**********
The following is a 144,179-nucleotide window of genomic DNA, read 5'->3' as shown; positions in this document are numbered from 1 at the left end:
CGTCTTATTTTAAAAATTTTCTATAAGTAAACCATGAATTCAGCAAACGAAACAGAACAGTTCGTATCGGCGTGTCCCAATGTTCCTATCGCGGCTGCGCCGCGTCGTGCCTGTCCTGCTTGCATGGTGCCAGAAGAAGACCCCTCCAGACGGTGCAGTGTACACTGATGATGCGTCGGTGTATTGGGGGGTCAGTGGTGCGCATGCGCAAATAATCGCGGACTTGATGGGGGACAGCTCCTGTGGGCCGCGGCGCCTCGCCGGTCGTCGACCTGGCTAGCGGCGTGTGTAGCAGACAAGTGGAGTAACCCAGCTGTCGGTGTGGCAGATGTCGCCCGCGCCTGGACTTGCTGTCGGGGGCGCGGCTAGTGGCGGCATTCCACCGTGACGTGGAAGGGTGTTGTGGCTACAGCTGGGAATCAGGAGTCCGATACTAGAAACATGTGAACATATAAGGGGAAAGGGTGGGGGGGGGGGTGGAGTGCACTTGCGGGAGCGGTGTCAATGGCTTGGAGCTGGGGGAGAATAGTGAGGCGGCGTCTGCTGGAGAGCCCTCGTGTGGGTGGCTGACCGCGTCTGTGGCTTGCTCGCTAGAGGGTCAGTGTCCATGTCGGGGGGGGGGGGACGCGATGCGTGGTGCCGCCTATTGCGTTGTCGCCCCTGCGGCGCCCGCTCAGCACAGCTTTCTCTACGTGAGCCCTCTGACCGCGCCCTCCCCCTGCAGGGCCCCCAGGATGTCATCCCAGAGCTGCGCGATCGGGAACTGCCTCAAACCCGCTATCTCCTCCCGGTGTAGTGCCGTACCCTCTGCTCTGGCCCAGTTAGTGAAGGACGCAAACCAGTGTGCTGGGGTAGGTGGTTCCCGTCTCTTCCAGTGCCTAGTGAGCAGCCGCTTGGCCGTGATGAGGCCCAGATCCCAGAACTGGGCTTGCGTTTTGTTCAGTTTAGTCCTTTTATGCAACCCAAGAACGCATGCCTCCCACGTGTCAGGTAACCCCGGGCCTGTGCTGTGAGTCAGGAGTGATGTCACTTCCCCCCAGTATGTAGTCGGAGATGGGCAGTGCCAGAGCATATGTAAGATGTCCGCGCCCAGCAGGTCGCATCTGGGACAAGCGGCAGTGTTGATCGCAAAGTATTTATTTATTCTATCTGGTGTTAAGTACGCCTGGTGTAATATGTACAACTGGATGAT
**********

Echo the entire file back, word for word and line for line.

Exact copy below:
The following is a 144,179-nucleotide window of genomic DNA, read 5'->3' as shown; positions in this document are numbered from 1 at the left end:
CGTCTTATTTTAAAAATTTTCTATAAGTAAACCATGAATTCAGCAAACGAAACAGAACAGTTCGTATCGGCGTGTCCCAATGTTCCTATCGCGGCTGCGCCGCGTCGTGCCTGTCCTGCTTGCATGGTGCCAGAAGAAGACCCCTCCAGACGGTGCAGTGTACACTGATGATGCGTCGGTGTATTGGGGGGTCAGTGGTGCGCATGCGCAAATAATCGCGGACTTGATGGGGGACAGCTCCTGTGGGCCGCGGCGCCTCGCCGGTCGTCGACCTGGCTAGCGGCGTGTGTAGCAGACAAGTGGAGTAACCCAGCTGTCGGTGTGGCAGATGTCGCCCGCGCCTGGACTTGCTGTCGGGGGCGCGGCTAGTGGCGGCATTCCACCGTGACGTGGAAGGGTGTTGTGGCTACAGCTGGGAATCAGGAGTCCGATACTAGAAACATGTGAACATATAAGGGGAAAGGGTGGGGGGGGGGGTGGAGTGCACTTGCGGGAGCGGTGTCAATGGCTTGGAGCTGGGGGAGAATAGTGAGGCGGCGTCTGCTGGAGAGCCCTCGTGTGGGTGGCTGACCGCGTCTGTGGCTTGCTCGCTAGAGGGTCAGTGTCCATGTCGGGGGGGGGGGGACGCGATGCGTGGTGCCGCCTATTGCGTTGTCGCCCCTGCGGCGCCCGCTCAGCACAGCTTTCTCTACGTGAGCCCTCTGACCGCGCCCTCCCCCTGCAGGGCCCCCAGGATGTCATCCCAGAGCTGCGCGATCGGGAACTGCCTCAAACCCGCTATCTCCTCCCGGTGTAGTGCCGTACCCTCTGCTCTGGCCCAGTTAGTGAAGGACGCAAACCAGTGTGCTGGGGTAGGTGGTTCCCGTCTCTTCCAGTGCCTAGTGAGCAGCCGCTTGGCCGTGATGAGGCCCAGATCCCAGAACTGGGCTTGCGTTTTGTTCAGTTTAGTCCTTTTATGCAACCCAAGAACGCATGCCTCCCACGTGTCAGGTAACCCCGGGCCTGTGCTGTGAGTCAGGAGTGATGTCACTTCCCCCCAGTATGTAGTCGGAGATGGGCAGTGCCAGAGCATATGTAAGATGTCCGCGCCCAGCAGGTCGCATCTGGGACAAGCGGCAGTGTTGATCGCAAAGTATTTATTTATTCTATCTGGTGTTAAGTACGCCTGGTGTAATATGTACAACTGGATGAT